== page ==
Many people aren’t aware of how sensitive people with Friedreich’s ataxia (FA) can be about using a mobility aid. I struggle with feeling like a “minority” in society by standing out and looking different, so when people throw out negative words and actions, I feel awful about myself.
Daily life in a major city includes more than my fair share of comments, weird stares, and reactions when I’m using a rollator or wheelchair because of my invisible disability. Most of the time, going out in public smacks me with unbearable anxieties because I never know what harsh judgments lurk around each corner.
A few weeks ago, a situation left me speechless and questioning why people are so broken. I really wish they would approach me with my feelings and well-being in mind.
While walking home, I came upon two young women. Their two dogs stood in the middle of the sidewalk leading to my apartment, so I politely said “excuse me” to make my way through. One woman tightly grabbed her dog and said to it, “It will be OK, baby.” Then, she turned to her friend and said, “So sorry you had to see that. My dog gets freaked out when they see people in wheelchairs or with walkers.”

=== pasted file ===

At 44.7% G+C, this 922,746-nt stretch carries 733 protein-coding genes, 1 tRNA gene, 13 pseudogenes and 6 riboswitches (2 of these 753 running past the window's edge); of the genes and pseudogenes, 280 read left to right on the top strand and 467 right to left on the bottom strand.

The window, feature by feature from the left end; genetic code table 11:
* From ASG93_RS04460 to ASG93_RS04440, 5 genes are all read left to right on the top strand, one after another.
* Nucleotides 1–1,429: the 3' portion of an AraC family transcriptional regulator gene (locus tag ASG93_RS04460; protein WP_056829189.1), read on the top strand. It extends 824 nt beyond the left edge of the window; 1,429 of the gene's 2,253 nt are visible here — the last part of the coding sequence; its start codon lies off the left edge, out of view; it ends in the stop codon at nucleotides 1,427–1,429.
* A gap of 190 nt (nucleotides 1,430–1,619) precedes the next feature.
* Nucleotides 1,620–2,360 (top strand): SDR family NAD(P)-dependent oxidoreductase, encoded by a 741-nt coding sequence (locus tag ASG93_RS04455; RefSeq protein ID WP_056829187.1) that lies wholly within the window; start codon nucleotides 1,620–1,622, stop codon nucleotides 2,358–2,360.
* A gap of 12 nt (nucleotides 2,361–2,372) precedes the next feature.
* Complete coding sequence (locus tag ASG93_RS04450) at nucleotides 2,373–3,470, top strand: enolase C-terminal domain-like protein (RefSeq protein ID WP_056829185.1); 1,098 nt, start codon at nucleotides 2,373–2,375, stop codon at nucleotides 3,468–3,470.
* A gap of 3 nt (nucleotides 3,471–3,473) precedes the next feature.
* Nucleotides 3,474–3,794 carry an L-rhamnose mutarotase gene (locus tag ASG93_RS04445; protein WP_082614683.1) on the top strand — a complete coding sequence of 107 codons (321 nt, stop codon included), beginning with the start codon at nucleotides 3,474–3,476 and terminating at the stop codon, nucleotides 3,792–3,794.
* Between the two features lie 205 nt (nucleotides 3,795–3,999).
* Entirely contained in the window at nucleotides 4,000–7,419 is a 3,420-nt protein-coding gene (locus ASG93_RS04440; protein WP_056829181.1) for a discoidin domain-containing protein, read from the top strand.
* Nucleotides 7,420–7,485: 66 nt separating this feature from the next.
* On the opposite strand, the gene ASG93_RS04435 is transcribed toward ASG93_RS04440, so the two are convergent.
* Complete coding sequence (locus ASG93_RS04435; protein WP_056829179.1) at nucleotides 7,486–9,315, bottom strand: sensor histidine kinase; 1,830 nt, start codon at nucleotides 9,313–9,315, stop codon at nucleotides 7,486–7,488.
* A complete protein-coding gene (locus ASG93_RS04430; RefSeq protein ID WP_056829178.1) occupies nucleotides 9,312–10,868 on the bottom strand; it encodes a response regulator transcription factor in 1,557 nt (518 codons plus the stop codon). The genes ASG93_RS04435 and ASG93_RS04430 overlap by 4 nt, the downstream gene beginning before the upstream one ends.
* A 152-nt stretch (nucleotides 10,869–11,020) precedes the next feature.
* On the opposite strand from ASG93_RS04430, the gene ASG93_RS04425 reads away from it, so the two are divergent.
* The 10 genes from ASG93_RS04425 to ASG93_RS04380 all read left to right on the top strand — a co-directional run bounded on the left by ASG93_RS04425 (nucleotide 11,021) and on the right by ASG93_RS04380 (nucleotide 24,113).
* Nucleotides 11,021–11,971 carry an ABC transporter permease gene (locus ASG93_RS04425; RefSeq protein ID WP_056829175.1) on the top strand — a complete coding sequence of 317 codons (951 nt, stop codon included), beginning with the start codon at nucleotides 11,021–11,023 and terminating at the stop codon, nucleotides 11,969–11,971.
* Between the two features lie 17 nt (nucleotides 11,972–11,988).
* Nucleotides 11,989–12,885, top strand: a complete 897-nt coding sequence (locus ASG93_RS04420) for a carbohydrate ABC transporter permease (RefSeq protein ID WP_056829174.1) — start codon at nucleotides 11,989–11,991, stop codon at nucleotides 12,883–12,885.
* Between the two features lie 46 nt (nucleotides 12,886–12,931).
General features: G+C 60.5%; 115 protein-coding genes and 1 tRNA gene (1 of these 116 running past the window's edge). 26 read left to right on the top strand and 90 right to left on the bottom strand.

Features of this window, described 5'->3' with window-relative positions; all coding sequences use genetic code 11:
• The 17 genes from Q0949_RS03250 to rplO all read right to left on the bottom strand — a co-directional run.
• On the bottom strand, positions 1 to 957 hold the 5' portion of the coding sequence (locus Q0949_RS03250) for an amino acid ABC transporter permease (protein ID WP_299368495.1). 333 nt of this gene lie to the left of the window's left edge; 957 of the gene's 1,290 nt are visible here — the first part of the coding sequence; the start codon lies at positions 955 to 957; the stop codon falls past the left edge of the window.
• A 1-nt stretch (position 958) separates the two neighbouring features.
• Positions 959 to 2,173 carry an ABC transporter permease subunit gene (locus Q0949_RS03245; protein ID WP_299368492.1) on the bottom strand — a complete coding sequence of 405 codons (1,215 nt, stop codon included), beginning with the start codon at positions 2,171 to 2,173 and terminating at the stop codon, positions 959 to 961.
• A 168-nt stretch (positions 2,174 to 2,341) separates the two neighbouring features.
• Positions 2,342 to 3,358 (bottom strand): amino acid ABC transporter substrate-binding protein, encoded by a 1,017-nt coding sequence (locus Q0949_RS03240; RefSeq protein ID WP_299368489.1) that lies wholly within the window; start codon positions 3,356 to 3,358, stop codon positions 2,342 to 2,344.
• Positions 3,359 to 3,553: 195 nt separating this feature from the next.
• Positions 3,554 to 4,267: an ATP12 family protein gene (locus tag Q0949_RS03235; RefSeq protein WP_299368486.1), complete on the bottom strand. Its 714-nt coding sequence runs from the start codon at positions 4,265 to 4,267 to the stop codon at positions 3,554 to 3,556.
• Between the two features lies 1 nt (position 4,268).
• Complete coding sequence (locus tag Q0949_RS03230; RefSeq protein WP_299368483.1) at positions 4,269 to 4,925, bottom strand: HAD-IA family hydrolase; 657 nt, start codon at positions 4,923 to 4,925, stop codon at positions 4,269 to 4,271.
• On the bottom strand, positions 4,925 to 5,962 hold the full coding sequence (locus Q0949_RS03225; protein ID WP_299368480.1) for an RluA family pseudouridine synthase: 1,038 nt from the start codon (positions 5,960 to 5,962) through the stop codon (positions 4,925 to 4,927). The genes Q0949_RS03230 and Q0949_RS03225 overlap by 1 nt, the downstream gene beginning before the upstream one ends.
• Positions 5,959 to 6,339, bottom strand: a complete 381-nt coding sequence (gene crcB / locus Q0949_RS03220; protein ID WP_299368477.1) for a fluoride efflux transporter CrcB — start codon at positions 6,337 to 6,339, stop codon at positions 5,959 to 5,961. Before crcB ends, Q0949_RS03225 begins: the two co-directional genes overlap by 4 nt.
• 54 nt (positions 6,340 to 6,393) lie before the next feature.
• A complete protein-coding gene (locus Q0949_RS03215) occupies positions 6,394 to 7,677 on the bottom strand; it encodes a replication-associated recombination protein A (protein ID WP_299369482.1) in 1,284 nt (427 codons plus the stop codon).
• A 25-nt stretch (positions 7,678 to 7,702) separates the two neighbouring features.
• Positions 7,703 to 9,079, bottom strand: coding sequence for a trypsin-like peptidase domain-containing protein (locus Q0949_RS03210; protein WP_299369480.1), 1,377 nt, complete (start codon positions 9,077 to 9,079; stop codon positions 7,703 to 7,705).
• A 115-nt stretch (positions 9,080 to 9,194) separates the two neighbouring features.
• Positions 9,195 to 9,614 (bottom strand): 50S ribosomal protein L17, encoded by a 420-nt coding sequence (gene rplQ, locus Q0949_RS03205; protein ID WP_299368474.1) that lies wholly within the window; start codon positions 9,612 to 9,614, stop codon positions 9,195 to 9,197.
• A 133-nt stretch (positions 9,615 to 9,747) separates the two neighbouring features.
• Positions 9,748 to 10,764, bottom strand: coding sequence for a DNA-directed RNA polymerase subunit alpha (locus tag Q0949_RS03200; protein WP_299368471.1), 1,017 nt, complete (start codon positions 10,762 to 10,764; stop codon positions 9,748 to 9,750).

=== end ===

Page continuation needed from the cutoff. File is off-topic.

I sarcastically yelled, “I am so sorry your dog’s feelings are more important than a human being’s!” It took everything in me to stay strong and stick up for myself. I could not believe this woman’s insensitive, callous judgment.
As I mentioned in a previous column, the reality of FA can be difficult for others to fully realize. They don’t always believe what they cannot see, which includes just how intensely difficult it is to deal with an invisible disease. I’ve grown to accept that not everyone will understand, yet every once in a while, instances like this hurt my pride.
I could have been having a bad morning with falls and pain in my limbs, but the woman would not have known, or maybe she wouldn’t have
cared to know. I wish she knew the importance of being kind at all times, especially when encountering someone with a disability.
When I came across that woman, I either could have let her rude comment bring me down, or I could have moved forward and come out of the situation stronger.
I chose to come out stronger because I remembered that some people will never be sympathetic. No matter how much you explain the symptoms of FA, some people won’t try to understand or believe that it is true. It’s important to remember that what I go through every day is a real, mighty struggle. The good people out there are who get me through.
I learned from this woman’s cruelty. Now I have thicker skin and and know that I deserve better.
Friedreich’s Ataxia News is strictly a news and information website about the disease. It does not provide medical advice, diagnosis or treatment. This content is not intended to be a substitute for professional medical advice, diagnosis, or treatment. Always seek the advice of your physician or another qualified health provider with any questions you may have regarding a medical condition. Never disregard professional medical advice or delay in seeking it because of something you have read on this website.
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